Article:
Let me give you some insider info about the “orientation” session… 

I had just been hired as a trainer at a popular big-box gym. I sat down with my training supervisor for a talk about my new position. I was eager for the discussion; I hoped he would share with me some wisdom on how to increase client motivation or maybe a few tips on form or spotting. I had my pen in hand and was ready to take notes.

He started the conversation, “Let me tell you about the orientation…”   

Basically, as a trainer, it was my job to use the orientation as an emotional and physical assault- “for their own good” as my supervisor said. The exercises should be as difficult and complex as possible. The goal is to make the individual feel weak, out of shape and uncoordinated. I should tell them these exercises are not that difficult (even if I can’t do them) and are essential if they wish to reach their goals. Hopefully, if I am successful, the individual will leave the orientation feeling dreadfully depressed, grossly overweight and totally helpless. In our post-orientation discussion, I will hope that my attack on their muscles and emotions will leave the individual vulnerable enough to drop $2,500 to work out with me twice per week for three months.

I’m not exaggerating. This is an accurate summary of what I was told that day. I then “shadowed” my supervisor on an orientation with an older couple. They were in their mid 70’s. I literally thought the husband was going to have a heart attack while my supervisor worked them out. 

Well, I just can’t keep my mouth shut. So, after our session, I told my supervisor what I thought of the “orientation” session, his philosophy and a company that supports this kind of crap. Needless to say, that was my last day of work for that gym. 

Moral of the story:  Unfortunately, the orientation is just a sales tool. If you do use an orientation session, listen to your body and don’t let the trainer push you too hard. Also, this is a good time to ask basic questions on the form for particular exercises. If the trainer is any good, they will be able to answer these questions clearly.  

Which raises the main issue that the Women’s Health article discussed:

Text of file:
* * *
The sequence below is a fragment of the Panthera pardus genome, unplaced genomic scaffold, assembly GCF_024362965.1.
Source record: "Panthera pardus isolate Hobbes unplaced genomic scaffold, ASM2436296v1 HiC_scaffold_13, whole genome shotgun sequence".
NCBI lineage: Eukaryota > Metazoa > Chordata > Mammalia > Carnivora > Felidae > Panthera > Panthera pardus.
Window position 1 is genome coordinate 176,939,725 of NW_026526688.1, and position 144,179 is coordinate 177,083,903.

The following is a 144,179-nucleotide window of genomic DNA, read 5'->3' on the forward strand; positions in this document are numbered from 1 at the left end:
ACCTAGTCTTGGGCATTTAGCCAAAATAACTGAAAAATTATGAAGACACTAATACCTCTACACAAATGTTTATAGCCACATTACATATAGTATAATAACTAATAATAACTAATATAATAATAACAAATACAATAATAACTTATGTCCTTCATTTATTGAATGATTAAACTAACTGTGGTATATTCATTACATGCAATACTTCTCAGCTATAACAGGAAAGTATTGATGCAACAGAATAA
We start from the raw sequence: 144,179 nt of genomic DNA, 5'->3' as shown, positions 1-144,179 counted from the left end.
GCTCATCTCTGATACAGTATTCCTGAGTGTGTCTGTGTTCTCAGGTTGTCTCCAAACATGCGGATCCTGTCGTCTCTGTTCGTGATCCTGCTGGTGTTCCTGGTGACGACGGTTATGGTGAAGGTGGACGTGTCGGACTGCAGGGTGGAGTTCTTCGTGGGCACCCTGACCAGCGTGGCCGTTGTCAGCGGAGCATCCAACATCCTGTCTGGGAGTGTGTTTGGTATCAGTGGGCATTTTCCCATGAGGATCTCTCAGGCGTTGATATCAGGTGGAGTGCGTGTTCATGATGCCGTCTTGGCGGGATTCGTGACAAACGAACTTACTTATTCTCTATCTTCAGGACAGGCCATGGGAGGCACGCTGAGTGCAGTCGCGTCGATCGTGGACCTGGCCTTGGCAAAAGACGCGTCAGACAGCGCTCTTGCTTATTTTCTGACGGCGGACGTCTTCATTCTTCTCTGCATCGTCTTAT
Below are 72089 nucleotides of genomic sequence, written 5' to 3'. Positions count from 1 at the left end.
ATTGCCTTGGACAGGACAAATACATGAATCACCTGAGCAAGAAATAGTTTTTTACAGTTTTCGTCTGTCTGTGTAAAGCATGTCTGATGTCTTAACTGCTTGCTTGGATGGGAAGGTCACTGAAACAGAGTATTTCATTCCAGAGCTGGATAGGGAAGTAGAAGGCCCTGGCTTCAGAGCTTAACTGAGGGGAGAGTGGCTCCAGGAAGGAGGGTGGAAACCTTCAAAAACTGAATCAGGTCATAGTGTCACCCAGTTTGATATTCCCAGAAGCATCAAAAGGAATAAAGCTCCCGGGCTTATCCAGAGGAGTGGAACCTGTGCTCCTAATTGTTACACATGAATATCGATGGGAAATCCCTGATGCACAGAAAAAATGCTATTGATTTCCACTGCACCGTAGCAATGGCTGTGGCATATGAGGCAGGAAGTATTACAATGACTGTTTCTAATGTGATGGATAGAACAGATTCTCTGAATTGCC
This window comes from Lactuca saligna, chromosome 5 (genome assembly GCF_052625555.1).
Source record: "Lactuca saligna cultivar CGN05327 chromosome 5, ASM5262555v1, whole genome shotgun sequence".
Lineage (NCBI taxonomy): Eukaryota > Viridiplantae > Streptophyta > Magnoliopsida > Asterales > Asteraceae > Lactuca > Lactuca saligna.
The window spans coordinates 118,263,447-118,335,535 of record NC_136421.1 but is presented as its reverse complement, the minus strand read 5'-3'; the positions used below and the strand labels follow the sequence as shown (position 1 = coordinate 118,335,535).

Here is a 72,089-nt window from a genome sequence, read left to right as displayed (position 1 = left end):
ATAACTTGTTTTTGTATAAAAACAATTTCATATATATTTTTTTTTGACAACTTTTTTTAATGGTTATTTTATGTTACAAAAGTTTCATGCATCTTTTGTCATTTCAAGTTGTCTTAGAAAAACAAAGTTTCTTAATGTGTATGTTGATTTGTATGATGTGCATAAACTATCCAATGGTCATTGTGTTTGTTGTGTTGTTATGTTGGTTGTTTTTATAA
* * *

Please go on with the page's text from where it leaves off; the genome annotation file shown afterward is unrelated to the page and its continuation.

Trainers don’t need to meet any federal or state requirements. Even the woman who waxes your upper lip may have had more training–and she is certainly subject to more legal oversight–than the one who pushes your cardiovascular, muscular, and nervous systems; jacks up your heart rate and blood pressure; and strains your joints and ligaments. “Others who hold themselves out to be experts need to be licensed,” says Mark B. Bullman, an Atlanta lawyer, “yet somebody who wields heavy weights and guides your personal health needs nothing.” No college degree. No professional certification. Nada.


Yup. It’s true. You don’t need to know anything special to be called a “trainer”.

This is important info for anyone considering working with a trainer. If you have any questions about the industry, comment here or feel free to send me an email.  🙂


Green “Dry” Cleaning March 23, 2009

Filed under: Environmental Wellness — aprasek @ 11:12 pm

Information we should all be aware of:


Are Your Clothes Full of Perc?


According to the Occidental College’s Pollution Prevention Center, 85 percent of the more than 35,000 dry cleaners in the United States use perchloroethylene (or perc, for short) as a solvent in the dry cleaning process.


Perc is a synthetic, volatile organic compound (VOC) that poses a health risk to humans and a threat to the environment. Minimal contact with perc can cause dizziness, headaches, drowsiness, nausea, and skin and respiratory irritation. Prolonged perc exposure has been linked to liver and kidney damage, and cancer. Perc has been identified as a “probable” human carcinogen by California’s Proposition 65.